Is the memory of Harvey fading? Half a year has passed since the storm hit Houston, and in many ways, the city has picked itself up and moved on. Except for where it hasn’t. My husband’s aunt Sharon—whose home in Timbergrove, near White Oak Bayou, took on 18 inches of water—is still living in a rent house, in limbo as she waits for construction to move forward after a months-long permitting process.
Others have made more progress, but the aftermath of the storm remains a part of their daily lives, as they go round and round with insurance adjustors, FEMA officials, and mortgage companies. Rebuilding means constant worrying about dust and mold and whether their contractors are cheating them, as they shelter where they can and fight exhaustion and anxiety, especially when it rains. January’s freeze, yet another reminder of nature’s unpredictability, brought insult to injury for some whose pipes burst, drenching their homes all over again.
So yes, Harvey is very much with us, particularly among Houstonians who took a direct hit, but also the lucky ones who didn’t. The city, while resilient, seems to have suffered a kind of collective loss of innocence, not only because many now believe extreme flooding is the new normal, but also because the storm revealed that our developers, our realtors, our elected officials had—if not outright lied, omitted, the dangers of, say, building a home in the shadow of a dam.
Of course, little in all this is actually new (hello, Tropical Storm Allison, destroyer of my parents’ home back in 2001). But this time feels different. When my husband and I bought our house in August 2013, we were told it was in the 500-year flood plain. We asked our realtor no more questions about the matter, had a brief conversation about buying flood insurance, then forgot all about it as we congratulated ourselves on getting a great house at a great price. I can’t imagine being quite so chill about the process today.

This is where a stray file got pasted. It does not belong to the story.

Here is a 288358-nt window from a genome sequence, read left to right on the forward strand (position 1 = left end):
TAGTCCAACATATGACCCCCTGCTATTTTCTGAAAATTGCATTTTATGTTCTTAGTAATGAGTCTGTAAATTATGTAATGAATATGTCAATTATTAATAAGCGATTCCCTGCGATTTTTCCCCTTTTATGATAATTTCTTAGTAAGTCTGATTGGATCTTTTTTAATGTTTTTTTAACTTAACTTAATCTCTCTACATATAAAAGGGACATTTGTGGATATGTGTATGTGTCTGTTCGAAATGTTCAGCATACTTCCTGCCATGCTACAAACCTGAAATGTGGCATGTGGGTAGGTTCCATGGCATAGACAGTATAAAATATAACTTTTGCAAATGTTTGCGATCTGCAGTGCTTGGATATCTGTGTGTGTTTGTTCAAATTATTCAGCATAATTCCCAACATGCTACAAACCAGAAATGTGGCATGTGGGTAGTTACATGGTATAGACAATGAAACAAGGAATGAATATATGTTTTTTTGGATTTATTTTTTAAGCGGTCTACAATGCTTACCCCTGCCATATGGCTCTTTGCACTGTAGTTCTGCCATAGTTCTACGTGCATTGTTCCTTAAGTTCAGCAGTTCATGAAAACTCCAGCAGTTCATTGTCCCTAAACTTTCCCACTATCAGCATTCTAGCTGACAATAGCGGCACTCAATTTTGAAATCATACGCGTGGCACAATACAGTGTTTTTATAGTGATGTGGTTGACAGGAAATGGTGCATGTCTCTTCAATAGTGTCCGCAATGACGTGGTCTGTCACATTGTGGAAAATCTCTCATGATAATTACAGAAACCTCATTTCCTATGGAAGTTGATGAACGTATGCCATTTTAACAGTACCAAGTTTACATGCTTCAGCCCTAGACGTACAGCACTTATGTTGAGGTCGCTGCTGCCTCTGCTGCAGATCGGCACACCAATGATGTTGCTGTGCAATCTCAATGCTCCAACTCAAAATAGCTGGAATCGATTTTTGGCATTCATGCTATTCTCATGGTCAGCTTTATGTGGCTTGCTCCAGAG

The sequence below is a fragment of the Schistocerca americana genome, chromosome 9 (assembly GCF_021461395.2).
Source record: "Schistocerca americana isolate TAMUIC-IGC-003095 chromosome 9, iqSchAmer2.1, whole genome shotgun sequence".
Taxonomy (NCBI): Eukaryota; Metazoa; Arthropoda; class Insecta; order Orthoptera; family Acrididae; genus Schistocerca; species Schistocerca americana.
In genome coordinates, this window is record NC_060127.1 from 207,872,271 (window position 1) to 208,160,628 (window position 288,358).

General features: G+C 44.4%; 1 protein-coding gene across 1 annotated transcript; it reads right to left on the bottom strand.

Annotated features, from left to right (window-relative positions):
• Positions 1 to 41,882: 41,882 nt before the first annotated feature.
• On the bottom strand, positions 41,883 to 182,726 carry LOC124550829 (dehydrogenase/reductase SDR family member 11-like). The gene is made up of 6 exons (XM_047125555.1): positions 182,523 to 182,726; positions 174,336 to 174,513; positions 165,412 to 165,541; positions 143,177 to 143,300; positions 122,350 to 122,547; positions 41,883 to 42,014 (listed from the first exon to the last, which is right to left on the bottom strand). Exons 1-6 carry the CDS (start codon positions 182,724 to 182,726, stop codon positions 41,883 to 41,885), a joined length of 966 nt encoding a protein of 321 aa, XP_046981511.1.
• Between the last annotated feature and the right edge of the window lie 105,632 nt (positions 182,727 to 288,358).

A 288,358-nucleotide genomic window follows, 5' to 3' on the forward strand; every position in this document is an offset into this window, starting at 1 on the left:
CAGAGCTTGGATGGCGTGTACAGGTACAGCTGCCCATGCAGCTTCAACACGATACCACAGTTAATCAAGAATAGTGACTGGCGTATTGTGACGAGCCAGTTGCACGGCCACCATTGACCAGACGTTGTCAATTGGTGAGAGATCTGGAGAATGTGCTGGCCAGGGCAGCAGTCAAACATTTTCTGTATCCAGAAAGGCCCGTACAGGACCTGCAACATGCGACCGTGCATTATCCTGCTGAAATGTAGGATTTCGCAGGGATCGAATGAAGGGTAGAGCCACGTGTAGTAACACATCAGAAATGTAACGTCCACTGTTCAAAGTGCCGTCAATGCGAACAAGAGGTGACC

Meanwhile, four years after we bought the house, as Harvey menaced us from the Gulf, we were furious with ourselves. Would Cole Creek, a block away, stay in its banks? (It would.) Why hadn’t we bought a policy? (No real excuse.) What is a 500-year flood plain, exactly? (I can report I’ve since grasped the concept, although many now think it’s outdated, anyway.)
Since the storm, much has been promised, and much has been written, about the path forward in the years ahead. But what about those Houstonians looking to buy a house now? In addition to scouting for great schools, connected communities, the perfect location, and, simply, the right home for their family, they have to confront the flood question, hanging over every decision they make.
As we’ve put together Houstonia’s annual list of the city’s best places to live, our team also tried to address anxieties that homebuyers are feeling, their desire to stay informed and ask the right questions and read the fine print. If Harvey taught us anything, it’s that life’s a crapshoot, and we don’t profess to have all the answers. But we think this issue’s a great place to start.